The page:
develop a knowledge, awareness and understanding of contemporary and historical Fine Art practices, theories and the wider cultural and social context;

develop a professional working basis in processes, theories, technical skills and organisation/communication skills relevant to art practice;

critically reflect on and evaluate their own work and the work of others;

communicate and articulate ideas visually, verbally and in writing as appropriate;

develop an art practice that includes the production and presentation of a body of work;

generate creative ideas, experimental methods, concepts, proposals and solutions;

negotiate or develop an argument independently and/or collaboratively in response to self initiated activity;

demonstrate a conceptual and aesthetic awareness and an understanding of the relationship between audience and artwork;

develop an awareness of the contexts in which their work may develop;

develop a knowledge of how to operate within the professional field.

An ability to:

develop basic research skills in order to gather and select, analyse, synthesise,

summarise and critically judge information;

develop knowledge and understanding of theories, concepts and methods

pertaining to a field (or fields) of learning; exercise appropriate judgement in a number of complex situations or contexts;

act effectively within a team led by experts in the field of study;

act in variable and unfamiliar contexts;

manage learning tasks and workloads independently, professionally and ethically; develop presentation skills and an ability to interact

effectively with audiences; work and practice effectively with a knowledge of ethical, economic and health and safety implications.



Key subject Specific


Key Generic Competencies

An ability to:

further develop and evaluate working processes appropriate to individual creative practices;

acquire independent research skills and utilise them effectively;

display evidence of professional competencies required for individual creative practice;

evolve further strategies and utilise expertise, imagination and creativity in appropriate media;

develop own criteria for

evaluating and directing work: question and contextualise individual practice and that of others;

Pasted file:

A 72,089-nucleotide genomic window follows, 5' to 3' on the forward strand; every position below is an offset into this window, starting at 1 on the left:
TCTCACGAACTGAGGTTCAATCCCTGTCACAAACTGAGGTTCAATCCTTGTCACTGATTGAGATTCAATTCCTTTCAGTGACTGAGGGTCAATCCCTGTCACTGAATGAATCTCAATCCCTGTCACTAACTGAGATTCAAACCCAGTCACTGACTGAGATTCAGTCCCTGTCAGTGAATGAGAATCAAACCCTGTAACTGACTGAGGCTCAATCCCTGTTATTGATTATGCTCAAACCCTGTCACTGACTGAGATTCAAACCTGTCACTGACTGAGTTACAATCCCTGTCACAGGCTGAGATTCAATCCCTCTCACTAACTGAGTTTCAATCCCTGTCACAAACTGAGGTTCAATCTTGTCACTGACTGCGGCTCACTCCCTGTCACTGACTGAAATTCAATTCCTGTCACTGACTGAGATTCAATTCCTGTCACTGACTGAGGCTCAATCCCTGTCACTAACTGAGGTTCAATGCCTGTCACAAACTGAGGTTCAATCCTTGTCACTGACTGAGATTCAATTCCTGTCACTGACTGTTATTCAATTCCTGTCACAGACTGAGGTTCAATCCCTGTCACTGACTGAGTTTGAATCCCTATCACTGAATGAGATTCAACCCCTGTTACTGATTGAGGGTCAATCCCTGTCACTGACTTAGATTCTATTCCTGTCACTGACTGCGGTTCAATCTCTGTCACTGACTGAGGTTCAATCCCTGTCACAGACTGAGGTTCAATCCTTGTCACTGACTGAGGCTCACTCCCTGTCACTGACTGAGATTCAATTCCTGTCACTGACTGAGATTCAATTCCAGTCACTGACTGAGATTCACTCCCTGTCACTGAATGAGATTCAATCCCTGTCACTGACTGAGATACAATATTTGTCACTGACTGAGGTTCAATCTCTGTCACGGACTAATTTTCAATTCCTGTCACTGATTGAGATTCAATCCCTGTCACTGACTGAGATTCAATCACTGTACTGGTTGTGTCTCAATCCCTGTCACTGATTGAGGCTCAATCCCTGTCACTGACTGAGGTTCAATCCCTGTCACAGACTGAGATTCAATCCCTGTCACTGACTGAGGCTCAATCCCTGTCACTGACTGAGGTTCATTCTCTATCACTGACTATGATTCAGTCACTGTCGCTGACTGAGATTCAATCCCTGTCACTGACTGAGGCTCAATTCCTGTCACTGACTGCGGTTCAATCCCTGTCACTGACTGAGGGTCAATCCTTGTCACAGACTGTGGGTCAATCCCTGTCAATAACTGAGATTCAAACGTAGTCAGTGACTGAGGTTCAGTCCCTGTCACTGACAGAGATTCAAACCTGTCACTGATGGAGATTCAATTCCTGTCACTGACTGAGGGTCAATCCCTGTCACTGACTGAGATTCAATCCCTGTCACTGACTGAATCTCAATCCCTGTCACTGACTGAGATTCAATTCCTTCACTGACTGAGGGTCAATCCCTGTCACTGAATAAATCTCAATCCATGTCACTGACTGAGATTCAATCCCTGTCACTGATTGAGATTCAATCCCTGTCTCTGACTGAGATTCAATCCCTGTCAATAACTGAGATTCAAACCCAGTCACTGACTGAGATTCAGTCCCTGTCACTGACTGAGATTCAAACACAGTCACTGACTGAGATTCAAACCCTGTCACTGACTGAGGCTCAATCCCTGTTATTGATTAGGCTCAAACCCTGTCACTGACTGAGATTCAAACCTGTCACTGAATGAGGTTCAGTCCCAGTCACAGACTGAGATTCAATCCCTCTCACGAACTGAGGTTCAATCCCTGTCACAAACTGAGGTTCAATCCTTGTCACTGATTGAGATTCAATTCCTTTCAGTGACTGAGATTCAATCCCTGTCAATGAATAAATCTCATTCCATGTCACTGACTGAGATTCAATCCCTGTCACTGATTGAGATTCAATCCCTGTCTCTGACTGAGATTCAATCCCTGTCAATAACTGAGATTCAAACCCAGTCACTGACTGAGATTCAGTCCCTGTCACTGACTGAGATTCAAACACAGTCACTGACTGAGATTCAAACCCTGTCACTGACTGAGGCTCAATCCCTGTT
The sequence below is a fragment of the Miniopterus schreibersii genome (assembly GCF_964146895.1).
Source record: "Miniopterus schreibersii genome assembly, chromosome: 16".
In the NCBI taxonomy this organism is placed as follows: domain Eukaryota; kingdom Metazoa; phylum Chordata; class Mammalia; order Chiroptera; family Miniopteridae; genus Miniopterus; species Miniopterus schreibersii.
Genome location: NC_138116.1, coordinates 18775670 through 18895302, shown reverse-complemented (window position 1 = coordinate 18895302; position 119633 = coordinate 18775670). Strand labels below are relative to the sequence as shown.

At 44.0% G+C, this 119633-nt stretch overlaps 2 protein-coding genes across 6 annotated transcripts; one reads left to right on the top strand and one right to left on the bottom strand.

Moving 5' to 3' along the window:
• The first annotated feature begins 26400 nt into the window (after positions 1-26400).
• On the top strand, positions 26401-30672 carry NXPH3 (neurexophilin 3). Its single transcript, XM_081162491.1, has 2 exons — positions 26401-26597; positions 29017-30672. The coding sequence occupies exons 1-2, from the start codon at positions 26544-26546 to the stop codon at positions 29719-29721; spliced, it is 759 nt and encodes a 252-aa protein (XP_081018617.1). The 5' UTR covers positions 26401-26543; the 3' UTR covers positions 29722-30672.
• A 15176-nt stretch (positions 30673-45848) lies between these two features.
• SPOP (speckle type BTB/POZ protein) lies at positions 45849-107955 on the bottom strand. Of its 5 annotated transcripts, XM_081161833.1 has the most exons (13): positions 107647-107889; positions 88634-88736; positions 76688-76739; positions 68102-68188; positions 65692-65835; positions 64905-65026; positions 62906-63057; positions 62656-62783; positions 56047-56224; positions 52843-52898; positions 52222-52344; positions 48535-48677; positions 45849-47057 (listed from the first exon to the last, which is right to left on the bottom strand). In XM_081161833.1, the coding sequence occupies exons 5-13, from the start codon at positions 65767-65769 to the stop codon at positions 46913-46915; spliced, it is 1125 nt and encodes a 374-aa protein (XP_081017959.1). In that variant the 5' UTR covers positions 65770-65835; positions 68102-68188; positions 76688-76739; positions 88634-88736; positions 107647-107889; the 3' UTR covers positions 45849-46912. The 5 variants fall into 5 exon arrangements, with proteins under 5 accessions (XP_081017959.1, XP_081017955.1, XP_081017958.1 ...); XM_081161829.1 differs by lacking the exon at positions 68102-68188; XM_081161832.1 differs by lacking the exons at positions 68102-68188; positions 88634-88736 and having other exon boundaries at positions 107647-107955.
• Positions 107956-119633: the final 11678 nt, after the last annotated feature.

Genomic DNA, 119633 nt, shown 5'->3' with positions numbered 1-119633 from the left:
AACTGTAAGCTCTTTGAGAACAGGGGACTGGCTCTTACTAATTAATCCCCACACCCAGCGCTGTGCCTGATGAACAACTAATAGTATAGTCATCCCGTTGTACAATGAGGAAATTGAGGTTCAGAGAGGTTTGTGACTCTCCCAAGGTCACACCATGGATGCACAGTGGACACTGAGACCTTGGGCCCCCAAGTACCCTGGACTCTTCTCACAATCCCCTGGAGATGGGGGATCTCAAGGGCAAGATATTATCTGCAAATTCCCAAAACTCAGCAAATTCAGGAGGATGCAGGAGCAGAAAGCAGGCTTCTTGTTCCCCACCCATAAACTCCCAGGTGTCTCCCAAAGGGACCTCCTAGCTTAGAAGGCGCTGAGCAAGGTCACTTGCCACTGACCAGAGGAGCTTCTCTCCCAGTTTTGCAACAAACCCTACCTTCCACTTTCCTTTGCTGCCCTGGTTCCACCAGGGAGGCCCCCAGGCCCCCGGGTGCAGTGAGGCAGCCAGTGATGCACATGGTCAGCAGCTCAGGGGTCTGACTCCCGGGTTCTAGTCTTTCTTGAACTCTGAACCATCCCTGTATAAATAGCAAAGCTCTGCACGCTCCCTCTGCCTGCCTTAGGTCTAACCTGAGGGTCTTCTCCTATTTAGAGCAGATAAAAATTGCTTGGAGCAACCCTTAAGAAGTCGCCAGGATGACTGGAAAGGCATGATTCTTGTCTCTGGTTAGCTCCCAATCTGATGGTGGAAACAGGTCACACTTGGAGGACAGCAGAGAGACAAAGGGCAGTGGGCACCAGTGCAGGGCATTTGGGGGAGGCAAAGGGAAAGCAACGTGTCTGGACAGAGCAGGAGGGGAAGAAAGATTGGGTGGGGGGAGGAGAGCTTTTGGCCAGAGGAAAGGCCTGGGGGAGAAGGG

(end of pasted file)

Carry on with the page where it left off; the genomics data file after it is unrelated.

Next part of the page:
articulate an informed position in the fields of art and culture;

create, sustain, manage, administer and present an art practice professionally;

articulate intentions, values and meanings of works produced to relevant audiences as well as non specialised audiences;

consider and evaluate available relevant pathways to progress.

An ability to:

develop a systematic understanding of knowledge informed by the fields of learning;

cultivate an enhanced critical awareness of current developments and/or insights, informed by the forefront of the fields of learning;

demonstrate a range of standard and specialised research or equivalent skills and techniques to a high level;

negotiate and interact effectively with others to initiate activity;

foresee and adapt to changing contexts;

self evaluate and take responsibility for continuing academic/professional development.



Key subject Specific


Key Generic


An ability to:

possess a comprehensive knowledge and understanding of recent advances in contemporary Fine Art practices,

theoretical discourses and art contexts;

demonstrate skills acquired through research training and the development of experimentation/innovative research and working processes relevant to artistic projects;

self direct a research project, based on a focused and well-founded research proposal;

position the individual research project in relation to peer review and

published, exhibited and other public outcomes;

make a public presentation of the research outcomes, that displays a significant level of understanding of audience interaction and reception;

make a contribution at the forefront of developments in contemporary art and the wider cultural context.